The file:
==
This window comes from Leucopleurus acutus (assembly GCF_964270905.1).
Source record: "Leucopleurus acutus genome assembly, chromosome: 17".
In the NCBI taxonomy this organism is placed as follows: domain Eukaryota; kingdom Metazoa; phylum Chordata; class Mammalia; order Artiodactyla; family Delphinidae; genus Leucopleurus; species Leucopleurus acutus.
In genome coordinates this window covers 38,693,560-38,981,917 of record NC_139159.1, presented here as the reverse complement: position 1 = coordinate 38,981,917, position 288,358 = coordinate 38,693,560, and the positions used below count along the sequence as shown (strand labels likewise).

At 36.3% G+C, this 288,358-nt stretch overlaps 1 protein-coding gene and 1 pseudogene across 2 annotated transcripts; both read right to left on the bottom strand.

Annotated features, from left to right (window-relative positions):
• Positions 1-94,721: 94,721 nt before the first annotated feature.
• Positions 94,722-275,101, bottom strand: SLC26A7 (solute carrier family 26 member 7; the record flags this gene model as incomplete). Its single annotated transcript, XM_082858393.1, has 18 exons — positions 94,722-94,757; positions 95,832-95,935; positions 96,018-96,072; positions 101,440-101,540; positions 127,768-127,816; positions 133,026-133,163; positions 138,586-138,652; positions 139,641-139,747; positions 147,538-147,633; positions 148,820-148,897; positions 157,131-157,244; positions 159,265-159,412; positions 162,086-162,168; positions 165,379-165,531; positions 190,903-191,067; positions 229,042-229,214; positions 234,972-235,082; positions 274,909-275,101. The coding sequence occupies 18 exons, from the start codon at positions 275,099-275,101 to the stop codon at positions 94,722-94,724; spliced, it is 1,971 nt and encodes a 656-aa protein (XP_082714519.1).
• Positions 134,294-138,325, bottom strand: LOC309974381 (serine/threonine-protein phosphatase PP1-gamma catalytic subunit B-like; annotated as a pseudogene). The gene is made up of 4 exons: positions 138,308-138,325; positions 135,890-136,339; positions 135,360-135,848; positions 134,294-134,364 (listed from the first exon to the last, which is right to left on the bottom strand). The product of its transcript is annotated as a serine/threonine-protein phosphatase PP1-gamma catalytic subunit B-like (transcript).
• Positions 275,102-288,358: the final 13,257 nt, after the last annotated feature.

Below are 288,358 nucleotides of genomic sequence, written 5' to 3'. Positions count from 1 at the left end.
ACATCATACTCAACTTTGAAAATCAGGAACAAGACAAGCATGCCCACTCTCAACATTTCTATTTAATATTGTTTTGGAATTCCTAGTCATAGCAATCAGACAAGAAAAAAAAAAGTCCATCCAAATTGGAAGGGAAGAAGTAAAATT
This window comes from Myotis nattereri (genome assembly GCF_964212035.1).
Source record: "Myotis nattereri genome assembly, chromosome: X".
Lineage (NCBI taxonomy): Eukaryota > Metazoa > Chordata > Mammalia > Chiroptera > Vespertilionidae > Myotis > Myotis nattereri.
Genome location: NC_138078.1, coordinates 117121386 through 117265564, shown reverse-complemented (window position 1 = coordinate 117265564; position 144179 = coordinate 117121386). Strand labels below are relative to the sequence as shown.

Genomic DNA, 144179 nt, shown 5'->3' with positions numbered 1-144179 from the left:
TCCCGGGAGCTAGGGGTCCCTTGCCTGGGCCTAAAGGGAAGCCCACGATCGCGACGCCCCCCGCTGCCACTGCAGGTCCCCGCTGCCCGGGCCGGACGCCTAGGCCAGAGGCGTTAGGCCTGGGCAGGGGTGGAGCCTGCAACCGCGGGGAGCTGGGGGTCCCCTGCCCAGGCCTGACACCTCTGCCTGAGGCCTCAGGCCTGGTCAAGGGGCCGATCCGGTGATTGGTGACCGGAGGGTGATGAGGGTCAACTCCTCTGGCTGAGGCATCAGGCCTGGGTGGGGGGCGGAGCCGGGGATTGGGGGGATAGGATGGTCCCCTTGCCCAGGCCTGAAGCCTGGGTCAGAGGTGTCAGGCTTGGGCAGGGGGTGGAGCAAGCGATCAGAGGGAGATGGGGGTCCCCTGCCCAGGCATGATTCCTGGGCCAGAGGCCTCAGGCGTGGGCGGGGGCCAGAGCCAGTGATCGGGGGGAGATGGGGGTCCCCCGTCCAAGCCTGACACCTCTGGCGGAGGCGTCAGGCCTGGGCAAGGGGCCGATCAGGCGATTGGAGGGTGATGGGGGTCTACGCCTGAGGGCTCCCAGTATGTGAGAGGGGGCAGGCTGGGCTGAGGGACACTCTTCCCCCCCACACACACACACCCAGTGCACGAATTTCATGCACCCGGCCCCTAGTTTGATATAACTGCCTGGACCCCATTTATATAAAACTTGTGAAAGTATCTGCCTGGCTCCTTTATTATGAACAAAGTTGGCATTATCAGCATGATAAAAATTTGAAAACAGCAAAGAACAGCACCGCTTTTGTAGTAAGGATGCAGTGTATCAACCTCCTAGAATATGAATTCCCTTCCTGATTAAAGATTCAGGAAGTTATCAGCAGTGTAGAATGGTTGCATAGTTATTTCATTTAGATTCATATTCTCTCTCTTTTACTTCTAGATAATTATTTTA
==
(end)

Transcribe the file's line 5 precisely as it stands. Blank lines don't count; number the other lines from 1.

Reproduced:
At 36.3% G+C, this 288,358-nt stretch overlaps 1 protein-coding gene and 1 pseudogene across 2 annotated transcripts; both read right to left on the bottom strand.